This article is from the Childhood Vaccinations FAQ, by Lynn Gazis-Sax email@example.com with numerous contributions by others.
Varicella or chickenpox is a highly contagious disease caused by
varicella zoster virus. Complications are rare in normal children, but
more common in children with immune deficiencies. The disease is
somewhat more severe in adults, and can be serious for newborns and
pregnant women. Possible (infrequent) complications include
hemorrhagic varicella, encephalitis, pneumonia, and bacterial skin
infection. Possible complications in pregnancy include premature birth
and congenital varicella, and mortality (of the infant, not the
mother) is high. "It is estimated that there are about 9,600
chicken-pox related hospitalizations annually, with 50 to 100 deaths."
(FDA announcement, January 28, 1994) Another risk, unfortunately on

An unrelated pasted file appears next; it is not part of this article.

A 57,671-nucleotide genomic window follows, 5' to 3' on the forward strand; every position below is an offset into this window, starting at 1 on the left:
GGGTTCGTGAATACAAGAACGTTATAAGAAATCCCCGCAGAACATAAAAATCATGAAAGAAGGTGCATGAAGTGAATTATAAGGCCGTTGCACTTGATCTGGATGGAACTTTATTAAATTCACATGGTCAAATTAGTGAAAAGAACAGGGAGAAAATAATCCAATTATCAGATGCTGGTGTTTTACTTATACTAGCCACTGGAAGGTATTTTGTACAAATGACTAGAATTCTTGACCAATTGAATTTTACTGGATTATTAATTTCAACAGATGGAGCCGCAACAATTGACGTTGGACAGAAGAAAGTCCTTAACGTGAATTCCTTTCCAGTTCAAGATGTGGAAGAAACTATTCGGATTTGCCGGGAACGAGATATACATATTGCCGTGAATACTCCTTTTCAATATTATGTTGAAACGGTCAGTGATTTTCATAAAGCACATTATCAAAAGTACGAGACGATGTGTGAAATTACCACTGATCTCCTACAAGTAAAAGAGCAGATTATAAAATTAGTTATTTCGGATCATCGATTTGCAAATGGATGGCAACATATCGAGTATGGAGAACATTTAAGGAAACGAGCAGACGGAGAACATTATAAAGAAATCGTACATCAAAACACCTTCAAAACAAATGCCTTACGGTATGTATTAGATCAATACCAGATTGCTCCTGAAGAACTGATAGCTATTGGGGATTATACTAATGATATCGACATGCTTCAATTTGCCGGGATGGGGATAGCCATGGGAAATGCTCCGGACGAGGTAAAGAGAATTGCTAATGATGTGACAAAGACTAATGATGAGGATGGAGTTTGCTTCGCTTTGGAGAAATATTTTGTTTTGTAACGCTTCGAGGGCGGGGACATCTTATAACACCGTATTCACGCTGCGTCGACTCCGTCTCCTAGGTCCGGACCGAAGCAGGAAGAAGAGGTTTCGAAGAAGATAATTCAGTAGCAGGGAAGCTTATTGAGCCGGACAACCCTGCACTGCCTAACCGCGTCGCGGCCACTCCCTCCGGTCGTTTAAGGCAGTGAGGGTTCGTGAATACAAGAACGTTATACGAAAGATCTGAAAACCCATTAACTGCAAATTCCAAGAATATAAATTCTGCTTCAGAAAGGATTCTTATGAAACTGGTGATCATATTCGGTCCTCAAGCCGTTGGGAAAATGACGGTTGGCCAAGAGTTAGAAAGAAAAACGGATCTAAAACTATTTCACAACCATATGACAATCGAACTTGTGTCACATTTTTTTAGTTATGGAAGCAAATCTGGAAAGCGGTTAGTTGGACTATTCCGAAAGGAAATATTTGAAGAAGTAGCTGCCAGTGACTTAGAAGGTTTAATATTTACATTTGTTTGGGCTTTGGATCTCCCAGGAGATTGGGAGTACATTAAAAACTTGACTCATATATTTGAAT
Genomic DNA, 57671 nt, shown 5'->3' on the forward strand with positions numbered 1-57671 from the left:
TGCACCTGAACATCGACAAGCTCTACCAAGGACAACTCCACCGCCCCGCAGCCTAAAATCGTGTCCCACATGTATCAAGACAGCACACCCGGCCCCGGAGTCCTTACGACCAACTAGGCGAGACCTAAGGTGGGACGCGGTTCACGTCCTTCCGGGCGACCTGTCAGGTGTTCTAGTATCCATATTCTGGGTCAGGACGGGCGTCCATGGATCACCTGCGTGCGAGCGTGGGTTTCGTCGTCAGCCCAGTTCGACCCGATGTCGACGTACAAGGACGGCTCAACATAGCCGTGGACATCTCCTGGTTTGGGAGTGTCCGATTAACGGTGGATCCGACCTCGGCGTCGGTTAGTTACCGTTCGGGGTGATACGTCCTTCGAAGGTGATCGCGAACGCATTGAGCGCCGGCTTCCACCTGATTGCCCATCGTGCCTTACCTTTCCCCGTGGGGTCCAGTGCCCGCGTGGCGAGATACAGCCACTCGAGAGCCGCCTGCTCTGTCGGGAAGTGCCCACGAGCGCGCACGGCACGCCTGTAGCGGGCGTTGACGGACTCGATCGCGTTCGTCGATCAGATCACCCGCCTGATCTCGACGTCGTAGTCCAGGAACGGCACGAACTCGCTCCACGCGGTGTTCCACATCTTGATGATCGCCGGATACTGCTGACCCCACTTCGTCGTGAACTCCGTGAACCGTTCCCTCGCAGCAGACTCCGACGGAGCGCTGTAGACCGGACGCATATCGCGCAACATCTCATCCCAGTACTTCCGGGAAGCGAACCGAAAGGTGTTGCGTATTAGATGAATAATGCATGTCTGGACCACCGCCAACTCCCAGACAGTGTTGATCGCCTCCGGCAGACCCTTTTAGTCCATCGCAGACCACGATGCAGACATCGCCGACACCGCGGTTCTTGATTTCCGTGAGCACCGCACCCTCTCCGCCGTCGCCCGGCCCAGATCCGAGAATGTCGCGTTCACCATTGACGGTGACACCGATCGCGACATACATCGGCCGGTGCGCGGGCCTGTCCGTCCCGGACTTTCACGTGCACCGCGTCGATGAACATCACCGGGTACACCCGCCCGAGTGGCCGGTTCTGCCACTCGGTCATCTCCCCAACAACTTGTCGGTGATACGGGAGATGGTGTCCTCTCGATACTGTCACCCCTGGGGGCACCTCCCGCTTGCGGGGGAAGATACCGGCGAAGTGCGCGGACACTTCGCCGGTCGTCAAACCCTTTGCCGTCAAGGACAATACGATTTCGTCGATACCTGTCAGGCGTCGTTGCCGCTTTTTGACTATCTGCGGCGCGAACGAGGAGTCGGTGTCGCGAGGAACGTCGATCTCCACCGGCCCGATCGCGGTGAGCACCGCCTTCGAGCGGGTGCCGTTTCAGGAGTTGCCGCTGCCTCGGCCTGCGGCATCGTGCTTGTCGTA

the increase, is invasive group A streptococcal infections, to which
children ill with varicella may be susceptible.
A study of the effects of congenital varicella and herpes zoster
(Enders G; et al. Consequences of varicella and herpes zoster in
pregnancy: prospective study of 1739 cases. Lancet 1994 Jun 18;
343:1548-51., summarized in Journal Watch Summaries for July 1, 1994.)
followed 1373 women with varicella and 366 women with herpes zoster
acquired during the first 36 weeks of pregnancy. Nine of the infants
had congenital varicella syndrome, with defects ranging from
"multisystem involvement to limb hypoplasia and skin scars." There
were no cases of congenital varicella syndrome among infants whose
mothers had varicella after 20 weeks or among those whose mothers
received anti-varicella-zoster immunoglobulin after they were exposed.